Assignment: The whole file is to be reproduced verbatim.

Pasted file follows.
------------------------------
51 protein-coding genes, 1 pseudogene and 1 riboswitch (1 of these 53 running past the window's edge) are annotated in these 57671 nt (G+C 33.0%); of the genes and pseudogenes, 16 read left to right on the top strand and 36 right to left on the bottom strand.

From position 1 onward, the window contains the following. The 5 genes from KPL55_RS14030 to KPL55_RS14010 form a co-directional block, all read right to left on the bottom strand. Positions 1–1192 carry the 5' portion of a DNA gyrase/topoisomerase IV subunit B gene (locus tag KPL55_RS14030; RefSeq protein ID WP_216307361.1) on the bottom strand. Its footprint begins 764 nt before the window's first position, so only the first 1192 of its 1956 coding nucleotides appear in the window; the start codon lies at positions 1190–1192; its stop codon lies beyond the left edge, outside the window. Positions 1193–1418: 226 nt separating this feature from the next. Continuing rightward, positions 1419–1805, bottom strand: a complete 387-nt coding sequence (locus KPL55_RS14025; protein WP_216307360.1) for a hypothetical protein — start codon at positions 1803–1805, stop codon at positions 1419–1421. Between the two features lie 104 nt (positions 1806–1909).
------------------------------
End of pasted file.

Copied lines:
51 protein-coding genes, 1 pseudogene and 1 riboswitch (1 of these 53 running past the window's edge) are annotated in these 57671 nt (G+C 33.0%); of the genes and pseudogenes, 16 read left to right on the top strand and 36 right to left on the bottom strand.

From position 1 onward, the window contains the following. The 5 genes from KPL55_RS14030 to KPL55_RS14010 form a co-directional block, all read right to left on the bottom strand. Positions 1–1192 carry the 5' portion of a DNA gyrase/topoisomerase IV subunit B gene (locus tag KPL55_RS14030; RefSeq protein ID WP_216307361.1) on the bottom strand. Its footprint begins 764 nt before the window's first position, so only the first 1192 of its 1956 coding nucleotides appear in the window; the start codon lies at positions 1190–1192; its stop codon lies beyond the left edge, outside the window. Positions 1193–1418: 226 nt separating this feature from the next. Continuing rightward, positions 1419–1805, bottom strand: a complete 387-nt coding sequence (locus KPL55_RS14025; protein WP_216307360.1) for a hypothetical protein — start codon at positions 1803–1805, stop codon at positions 1419–1421. Between the two features lie 104 nt (positions 1806–1909).